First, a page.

Friday, July 06, 2012

A Spirit of Defiance

The Wild Reed's 2012 Queer Appreciation series concludes with an excerpt from Donald L. Boisvert's Out on Holy Ground: Meditations on Gay Men's Spirituality.

Gay men have always had a peculiar love-hate relationship with religion. It is important, therefore, to understand the very intimate connection between the oppression an exclusion of gay men and the emergence of a distinctly gay spirituality.

Gays are intensely conscious, personally and collectively, of the disdain in which they have been held by organized religion, most notably Christianity, throughout history. One need only consider in this regard the statements of condemnation that continue to be issued by the Roman Catholic hierarchy. The political and social ostracism of gay men has its source in the oppression of Scripture. The blossoming of a gay spirituality can therefore be seen as a classic example of the positive recuperation, by the victim and the outsider, of the religious discourse of rejection and intolerance – in much the same way that gays and lesbians, for example, may opt to call themselves "faggot," "dyke," or "queer," or wear the pink triangle with pride.

In choosing to define themselves as persons with a spiritual life and a language with which to express it, gay men are staking claim to one of the most powerful and persuasive instruments of social, cultural, and political legitimacy, that of religion. In doing so, not only do they attempt to neutralize the sharp sting of religious righteousness, they also create a parallel religious discourse of inclusion and acceptance: sites of defiance and resistance, as it were. Such a parallel discourse, in turn, can become a significant source of personal and collective empowerment. The similarities with the field of liberation theology are striking, and it could be argued that these are more deliberate than accidental. Gay theology came into its own at the same time that several Latin American theologians were confidently redefining traditional Christian teaching with respect to the meaning of human salvation.

Gay spirituality is characterized by a spirit of defiance. In asserting the truth and viability of the gay religious experience, and in creating the conditions that allow it to assume meaningful and treasured place in the lives of gay men, gay spirituality situates itself squarely in opposition to the orthodox religious norm. Though some forms of gay spiritual life may be very much tied in with more established churches, gay spirituality, as a whole is transnormative. It may burrow blatantly and deliberately from a universal storeroom of religious symbols and rituals, but it posits a radically different understanding of the human body and of human sexuality, on the one hand, and of human relationships with the holy or with the sacred, on the other. This subversive element – vis-a-vis both the transcendent and the immanent – gives gay spirituality its force and dynamism, and makes it an essential constituent of the contemporary gay identity.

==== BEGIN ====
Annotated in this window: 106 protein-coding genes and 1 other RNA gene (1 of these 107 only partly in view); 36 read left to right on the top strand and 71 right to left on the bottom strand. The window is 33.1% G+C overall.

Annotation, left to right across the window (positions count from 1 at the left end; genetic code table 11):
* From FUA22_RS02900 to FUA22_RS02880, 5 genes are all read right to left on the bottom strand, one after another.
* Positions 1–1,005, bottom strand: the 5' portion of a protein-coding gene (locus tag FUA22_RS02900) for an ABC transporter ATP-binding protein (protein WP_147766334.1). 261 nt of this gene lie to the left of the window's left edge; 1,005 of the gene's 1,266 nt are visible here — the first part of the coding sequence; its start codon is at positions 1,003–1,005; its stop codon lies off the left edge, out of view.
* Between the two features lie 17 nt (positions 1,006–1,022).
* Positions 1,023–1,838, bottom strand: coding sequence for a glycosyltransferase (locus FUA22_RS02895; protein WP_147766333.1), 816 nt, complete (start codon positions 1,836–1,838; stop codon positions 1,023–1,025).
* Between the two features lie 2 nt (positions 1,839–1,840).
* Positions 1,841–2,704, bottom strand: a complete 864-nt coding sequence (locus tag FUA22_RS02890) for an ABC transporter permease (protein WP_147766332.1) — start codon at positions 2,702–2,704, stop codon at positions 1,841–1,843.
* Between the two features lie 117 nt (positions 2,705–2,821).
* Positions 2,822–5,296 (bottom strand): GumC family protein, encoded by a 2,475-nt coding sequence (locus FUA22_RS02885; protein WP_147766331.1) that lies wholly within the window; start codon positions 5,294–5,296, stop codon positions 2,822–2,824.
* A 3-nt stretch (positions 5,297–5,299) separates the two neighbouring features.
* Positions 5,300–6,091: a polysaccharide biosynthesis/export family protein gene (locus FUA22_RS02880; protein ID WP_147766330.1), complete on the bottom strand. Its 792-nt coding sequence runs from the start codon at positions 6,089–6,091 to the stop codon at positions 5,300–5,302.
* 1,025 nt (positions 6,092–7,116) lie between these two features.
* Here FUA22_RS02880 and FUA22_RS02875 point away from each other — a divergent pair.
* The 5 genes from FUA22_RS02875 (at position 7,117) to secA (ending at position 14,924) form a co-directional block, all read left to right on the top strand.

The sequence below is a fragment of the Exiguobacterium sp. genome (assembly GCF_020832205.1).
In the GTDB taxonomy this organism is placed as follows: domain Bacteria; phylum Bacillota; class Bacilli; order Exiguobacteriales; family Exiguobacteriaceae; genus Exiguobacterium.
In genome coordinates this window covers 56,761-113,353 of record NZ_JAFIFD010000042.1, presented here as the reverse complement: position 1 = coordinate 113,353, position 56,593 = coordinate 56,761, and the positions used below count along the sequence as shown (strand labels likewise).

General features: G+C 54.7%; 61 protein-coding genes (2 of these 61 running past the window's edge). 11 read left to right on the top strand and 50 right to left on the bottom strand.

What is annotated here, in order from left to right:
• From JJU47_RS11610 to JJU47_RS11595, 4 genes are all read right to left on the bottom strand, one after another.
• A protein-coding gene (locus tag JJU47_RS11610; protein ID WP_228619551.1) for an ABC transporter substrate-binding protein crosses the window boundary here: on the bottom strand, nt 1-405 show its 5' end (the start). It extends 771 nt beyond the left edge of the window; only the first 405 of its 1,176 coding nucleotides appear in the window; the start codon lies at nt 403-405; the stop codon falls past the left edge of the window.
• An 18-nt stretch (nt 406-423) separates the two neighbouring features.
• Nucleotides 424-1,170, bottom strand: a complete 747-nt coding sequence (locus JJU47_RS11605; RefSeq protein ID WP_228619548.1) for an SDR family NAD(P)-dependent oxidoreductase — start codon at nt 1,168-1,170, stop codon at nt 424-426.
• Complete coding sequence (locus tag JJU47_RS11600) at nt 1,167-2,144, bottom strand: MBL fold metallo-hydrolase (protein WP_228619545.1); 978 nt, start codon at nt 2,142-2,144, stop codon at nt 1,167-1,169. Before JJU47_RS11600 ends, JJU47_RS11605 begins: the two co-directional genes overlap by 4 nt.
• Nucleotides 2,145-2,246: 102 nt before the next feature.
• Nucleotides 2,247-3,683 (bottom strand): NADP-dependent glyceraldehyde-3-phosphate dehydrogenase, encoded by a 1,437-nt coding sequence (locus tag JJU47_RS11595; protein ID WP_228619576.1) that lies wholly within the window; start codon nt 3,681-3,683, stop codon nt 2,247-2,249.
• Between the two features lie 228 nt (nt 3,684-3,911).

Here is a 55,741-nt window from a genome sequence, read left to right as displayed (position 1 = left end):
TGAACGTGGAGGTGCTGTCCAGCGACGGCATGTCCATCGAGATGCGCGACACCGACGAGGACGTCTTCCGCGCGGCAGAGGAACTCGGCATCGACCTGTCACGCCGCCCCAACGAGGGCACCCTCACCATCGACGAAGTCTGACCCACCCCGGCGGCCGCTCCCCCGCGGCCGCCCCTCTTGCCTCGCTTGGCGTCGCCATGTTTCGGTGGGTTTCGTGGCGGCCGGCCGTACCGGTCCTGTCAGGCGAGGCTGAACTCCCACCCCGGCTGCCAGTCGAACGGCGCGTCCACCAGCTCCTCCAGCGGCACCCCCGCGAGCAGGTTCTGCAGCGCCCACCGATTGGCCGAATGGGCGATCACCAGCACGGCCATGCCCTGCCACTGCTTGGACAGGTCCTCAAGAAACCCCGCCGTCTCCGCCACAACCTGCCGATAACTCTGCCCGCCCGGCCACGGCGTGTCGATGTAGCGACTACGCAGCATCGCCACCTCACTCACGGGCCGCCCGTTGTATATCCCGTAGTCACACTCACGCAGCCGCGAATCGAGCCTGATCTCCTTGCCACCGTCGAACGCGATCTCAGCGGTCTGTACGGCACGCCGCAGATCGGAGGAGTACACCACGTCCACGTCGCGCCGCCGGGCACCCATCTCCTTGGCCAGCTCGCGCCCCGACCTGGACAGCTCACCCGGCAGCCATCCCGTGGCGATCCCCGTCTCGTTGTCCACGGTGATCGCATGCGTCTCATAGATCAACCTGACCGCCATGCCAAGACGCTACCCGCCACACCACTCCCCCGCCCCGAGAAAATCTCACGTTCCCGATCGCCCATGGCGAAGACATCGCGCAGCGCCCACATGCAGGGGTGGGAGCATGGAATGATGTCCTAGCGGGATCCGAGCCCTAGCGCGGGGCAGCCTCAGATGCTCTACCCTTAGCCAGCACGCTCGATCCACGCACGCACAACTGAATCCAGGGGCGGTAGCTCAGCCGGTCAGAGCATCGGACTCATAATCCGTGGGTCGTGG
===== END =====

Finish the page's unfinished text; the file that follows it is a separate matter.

For previous posts in The Wild Reed's 2012 Queer Appreciation series, see:
The Theology of Gay Pride
Bi God, Somebody Listen
North America: Perhaps Once the "Queerest Continent on the Planet"
Gay Men and Modern Dance

For The Wild Reed's 2011 Gay Pride/Queer Appreciation series, see:
Gay Pride: A Celebration of True Humility
Dusty Springfield: Queer Icon
Gay Pioneer Malcolm Boyd on Survival – and Victory – with Grace
Senator Scott Dibble's Message of Hope and Optimism
Parvez Sharma on Islam and Homosexuality
A Catholic Presence at Gay Pride
Worldwide Gay Pride

For The Wild Reed’s 2010 Gay Pride series, see:
Standing Strong
Growing Strong
Jesus and Homosexuality
It Is Not Good To Be Alone
The Bisexual: “Living Consciously In the Place Where the Twain Meet”
Spirituality and the Gay Experience
Recovering the Queer Artistic Heritage
A Catholic Presence at Gay Pride
Worldwide Gay Pride

For The Wild Reed's 2009 Gay Pride series, see:
A Mother’s Request to President Obama: Full Equality for My Gay Son
Marriage Equality in Massachusetts: Five Years On
It Shouldn’t Matter. Except It Does
Gay Pride as a Christian Event
Not Just Another Political Special Interest Group
Can You Hear Me, Yet, My Friend?
A Catholic Presence at Gay Pride
Worldwide Gay Pride

See also the related Wild Reed posts:
Spirituality and the Gay Experience
In the Garden of Spirituality – Toby Johnson
Gay People and the Spiritual Life
The Challenge to Become Ourselves
The Gifts of Homosexuality
The Bible and Homosexuality
The Roman Catholic Church: Officially Homophobic, Intensely Homoerotic
Sons of the Church: The Witnessing of Gay Catholic Men – A Discussion Guide

Image: Subject and photographer unknown.

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